CANADA

Canada NOTES

A FATEFUL ORDER

June 13 1994
CANADA

Canada NOTES

A FATEFUL ORDER

June 13 1994

Canada NOTES

A FATEFUL ORDER

A military court gave Maj. Anthony Seward a severe reprimand after finding him guilty of negligent performance of duty for issuing an order to abuse prisoners at a Canadian peacekeeping compound in Somalia. Seward, the most senior officer convicted so far in a series of courts martial arising from the beating death of a Somali teenager in March, 1993, will carry the reprimand on his record but will face no further repercussions.

DEADLOCKED DISPUTE

A majority of Newfoundland’s striking teachers rejected a settlement reached between their negotiators and the province. The Newfoundland government later rejected legislating an end to the strike, which has kept more than 100,000 students out of class since May 16.

SENTENCING A STALKER

Manitoba Judge Jeffrey Oliphant sentenced Ronald Edd Bell, 42, to life imprisonment for the brutal murder of Terri-Lyn Babb, a 25-year-old Winnipeg woman whom he had stalked for more than two years. Babb’s slaying in January, 1993, followed by another high-profile stalker killing just a week later in Manitoba, prompted the federal and provincial governments to implement anti-stalking measures, including adding the charge of criminal harassment to the Criminal Code.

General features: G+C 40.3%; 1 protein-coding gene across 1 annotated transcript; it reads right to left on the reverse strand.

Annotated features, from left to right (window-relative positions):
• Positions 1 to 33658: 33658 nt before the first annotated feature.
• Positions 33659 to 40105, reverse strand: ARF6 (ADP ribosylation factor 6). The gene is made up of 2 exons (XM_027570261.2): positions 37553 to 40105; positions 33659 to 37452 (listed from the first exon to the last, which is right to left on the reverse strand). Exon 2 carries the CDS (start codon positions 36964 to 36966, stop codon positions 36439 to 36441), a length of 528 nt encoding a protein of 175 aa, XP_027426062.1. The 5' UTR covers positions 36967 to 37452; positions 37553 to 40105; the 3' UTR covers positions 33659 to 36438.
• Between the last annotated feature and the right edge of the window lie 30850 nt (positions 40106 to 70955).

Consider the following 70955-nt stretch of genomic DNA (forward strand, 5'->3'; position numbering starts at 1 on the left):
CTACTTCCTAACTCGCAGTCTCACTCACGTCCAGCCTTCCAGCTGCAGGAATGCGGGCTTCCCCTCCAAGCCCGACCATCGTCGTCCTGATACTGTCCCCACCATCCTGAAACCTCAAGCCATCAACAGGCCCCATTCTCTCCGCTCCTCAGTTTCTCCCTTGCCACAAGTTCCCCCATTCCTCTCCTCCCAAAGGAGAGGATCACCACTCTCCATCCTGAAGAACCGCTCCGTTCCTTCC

MONITORING SEX ABUSERS

The federal government released a discussion paper that concludes that a national registry of people convicted of sexually abusing children could help to prevent schools and child care centres from unwittingly hiring offenders. Justice Minister Allan Rock has promised to set up such a registry by the fall.

DEMISE OF A LANDMARK

The 194-year-old St. George’s Anglican Church in downtown Halifax was reduced to a shell by fire. St. George’s, recently designated a national historic site, was believed to be the only wooden church of its type in North America,

A JILTED CHAMPION

Canadian biathlon champion Myriam Bédard, who won two gold medals at the Winter Olympics in February, has lost her main corporate sponsor. Metropolitan Life Insurance Co. said it dropped Bédard because she wanted too much money. Bédard’s agent said the deal fell apart because the company wanted exclusive sponsorship rights to the athlete.